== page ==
If you've been using DuckDuckGo's privacy-focused search engine to get around China's stringent censorship while also hiding your tracks, you'd better start looking for an alternative. The company's Gabriel Weinberg (above) has confirmed that China blocked DuckDuckGo at some point in recent memory; GreatFire suggests that the crackdown came on September 4th. No matter when it happened, the move makes it that much harder to search the full internet when you're in the country. Given that Google is already blocked, you're now largely relegated to censored versions of Bing, Yahoo and domestic sites like Baidu. That's a particularly sore point if you're traveling to China with an iPhone -- Apple added DuckDuckGo as a default search choice in iOS 8, but you won't get to use it while you're sojourning in Shanghai.

Read the Full Story 0 Comments

In Iowa, there's a 3,000-acre farm that uses machines to accomplish most tasks, from seeding to fertilizing and chemical application. This land, owned by the Mitchell family, is known as one of the most mechanized farms in the United States, and it's far from being unique. The Mitchells and their equally high-tech neighbors are some of the top corn producers in the US, thanks to their machines. But more and more farmers in the country are also turning to agricultural robots, as laborers start dwindling in number and demands for crops and produce continue to grow. After all, they need all the help they can get to feed millions of people, since it's just not feasible to farm by hand anymore as it was a hundred years ago. Seeing as the US population has grown by 22.5 percent between 1990 (an estimated 250 million) and 2010 (310 million), and the Census Bureau expects it to balloon to more than 420 million in 2050, you can expect to see more robots doing the dirty work on more American farms.

Read the Full Story 0 Comments

Libyan schoolgirl uses a PC

The Xprize organization has inspired people to take on some pretty lofty goals, ranging from sequencing genomes to literal moonshots. Today, though, it's focusing on a very practical objective: improving education for hundreds of millions of kids. Its new Global Learning Xprize will offer a total of $15 million to teams that build open source, easily scaled software that lets young ones in developing countries teach themselves math, reading and writing. Anyone hoping to join in will have 18 months to craft their tools, which will be tested in at least 100 villages. The top five entrants will get $1 million each, while the winning entry will get a hefty $10 million. It may not be the flashiest competition, but it could go a long, long way toward tackling the chronic shortages of schools and teachers that ultimately hurt kids' futures.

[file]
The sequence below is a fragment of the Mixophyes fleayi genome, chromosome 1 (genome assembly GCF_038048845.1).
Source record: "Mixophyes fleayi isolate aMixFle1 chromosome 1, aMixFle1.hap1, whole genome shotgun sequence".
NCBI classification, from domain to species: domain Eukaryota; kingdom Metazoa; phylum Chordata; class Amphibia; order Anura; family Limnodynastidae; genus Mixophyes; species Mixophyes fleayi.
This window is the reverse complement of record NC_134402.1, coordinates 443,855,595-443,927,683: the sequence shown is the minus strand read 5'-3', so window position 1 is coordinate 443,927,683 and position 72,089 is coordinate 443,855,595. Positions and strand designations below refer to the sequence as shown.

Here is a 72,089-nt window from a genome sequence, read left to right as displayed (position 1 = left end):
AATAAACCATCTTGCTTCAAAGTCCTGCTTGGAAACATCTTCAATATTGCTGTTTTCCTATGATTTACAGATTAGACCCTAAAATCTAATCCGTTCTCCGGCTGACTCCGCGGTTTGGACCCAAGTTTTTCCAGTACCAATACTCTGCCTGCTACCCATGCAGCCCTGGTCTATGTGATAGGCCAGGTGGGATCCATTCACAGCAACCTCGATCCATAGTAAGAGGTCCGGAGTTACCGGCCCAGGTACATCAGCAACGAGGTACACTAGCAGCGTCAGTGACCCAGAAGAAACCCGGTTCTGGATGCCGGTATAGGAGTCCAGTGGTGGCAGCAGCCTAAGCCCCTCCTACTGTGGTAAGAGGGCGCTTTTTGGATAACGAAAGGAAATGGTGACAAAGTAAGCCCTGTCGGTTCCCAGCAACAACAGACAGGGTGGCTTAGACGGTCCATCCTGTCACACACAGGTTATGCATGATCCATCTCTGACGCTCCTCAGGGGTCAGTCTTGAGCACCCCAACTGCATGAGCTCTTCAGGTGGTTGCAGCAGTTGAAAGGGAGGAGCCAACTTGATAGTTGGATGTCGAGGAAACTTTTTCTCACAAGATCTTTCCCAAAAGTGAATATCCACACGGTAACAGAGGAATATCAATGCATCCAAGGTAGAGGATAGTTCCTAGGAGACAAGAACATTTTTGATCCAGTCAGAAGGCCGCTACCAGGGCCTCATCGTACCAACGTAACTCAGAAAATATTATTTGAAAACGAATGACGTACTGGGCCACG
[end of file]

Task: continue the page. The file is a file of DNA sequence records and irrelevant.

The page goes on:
[Image credit: Saeed Khan/AFP/Getty Images]

0 Comments

Friends ("The One Where the Monkey Gets Away") is on TV, Alanis Morissette is angrily screaming "You oughta know" on the radio, your bff messages you on WhatsApp. What's the misfit in this picture? Nothing if you're rocking LG's Wine Smart -- a rare smartphone flip phone. Nostalgia from the 90s (or, really, 2007) aside, the Wine Smart isn't all that unusual. Flip phones are still popular in certain markets, and why wouldn't you want one with the latest version of Android, a 1.2GHz processor, 8-megapixel camera and expandable memory? Well, that's exactly what the Wine smart has, although if you were hoping LG's 2K display might filter down from the G3, you'd be fresh outta luck (3.5-inch, 480 x 320 is what you'll have to settle for). The inclusion of a "safe keeper" function that alerts friends or family if you fall suggest this is pitched at an older crowd. But, then there's a dedicated button for a instant messaging app, too. We're sure LG knows its market though, so who are we to question? Oh, there's an FM radio too. Perfect for that Morissette revival, whenever and wherever LG decides to release it.

Read the Full Story 0 Comments

Whenever NASA achieves something, row after row of neatly-dressed mission controllers all begin whooping and clapping. The reason for today's jubilation is the news that, after nearly a year, the Mars Atmosphere and Volatile Evolution probe has successfully entered orbit around the red planet. MAVEN began its tour of duty at 10:24pm EDT Sunday night, and after a six-week test phase, will analyze the upper atmosphere of Mars in an attempt to understand how its climate has influenced the surface below. In addition, the information will help other white shirt-and-pocket-protector-wearing analysts to determine if, when, and how best to send a manned mission to Mars in the 2030s. You never know, maybe MAVEN will be able to find some Methane in the atmosphere and make David Bowie very happy.

[Image Credit: NASA / Goddard Space Flight Center]

Read the Full Story 0 Comments

Must Reads